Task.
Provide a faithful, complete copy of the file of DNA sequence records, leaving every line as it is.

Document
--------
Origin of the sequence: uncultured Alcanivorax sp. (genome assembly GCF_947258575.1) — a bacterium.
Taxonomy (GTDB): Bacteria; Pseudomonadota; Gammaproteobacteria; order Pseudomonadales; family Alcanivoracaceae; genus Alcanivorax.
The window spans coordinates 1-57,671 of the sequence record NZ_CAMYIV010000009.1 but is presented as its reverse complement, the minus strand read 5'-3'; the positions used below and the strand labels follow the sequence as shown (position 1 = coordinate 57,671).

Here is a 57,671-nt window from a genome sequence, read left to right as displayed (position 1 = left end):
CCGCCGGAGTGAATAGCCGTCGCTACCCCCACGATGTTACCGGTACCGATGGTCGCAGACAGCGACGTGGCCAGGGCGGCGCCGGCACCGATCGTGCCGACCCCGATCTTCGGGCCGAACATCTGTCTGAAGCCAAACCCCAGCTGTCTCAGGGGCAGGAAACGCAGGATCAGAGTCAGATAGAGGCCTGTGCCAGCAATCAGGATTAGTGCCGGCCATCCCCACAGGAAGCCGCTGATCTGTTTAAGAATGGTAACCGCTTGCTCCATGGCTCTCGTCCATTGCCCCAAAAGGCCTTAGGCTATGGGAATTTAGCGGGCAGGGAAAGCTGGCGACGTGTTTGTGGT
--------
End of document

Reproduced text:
Origin of the sequence: uncultured Alcanivorax sp. (genome assembly GCF_947258575.1) — a bacterium.
Taxonomy (GTDB): Bacteria; Pseudomonadota; Gammaproteobacteria; order Pseudomonadales; family Alcanivoracaceae; genus Alcanivorax.
The window spans coordinates 1-57,671 of the sequence record NZ_CAMYIV010000009.1 but is presented as its reverse complement, the minus strand read 5'-3'; the positions used below and the strand labels follow the sequence as shown (position 1 = coordinate 57,671).

Here is a 57,671-nt window from a genome sequence, read left to right as displayed (position 1 = left end):
CCGCCGGAGTGAATAGCCGTCGCTACCCCCACGATGTTACCGGTACCGATGGTCGCAGACAGCGACGTGGCCAGGGCGGCGCCGGCACCGATCGTGCCGACCCCGATCTTCGGGCCGAACATCTGTCTGAAGCCAAACCCCAGCTGTCTCAGGGGCAGGAAACGCAGGATCAGAGTCAGATAGAGGCCTGTGCCAGCAATCAGGATTAGTGCCGGCCATCCCCACAGGAAGCCGCTGATCTGTTTAAGAATGGTAACCGCTTGCTCCATGGCTCTCGTCCATTGCCCCAAAAGGCCTTAGGCTATGGGAATTTAGCGGGCAGGGAAAGCTGGCGACGTGTTTGTGGT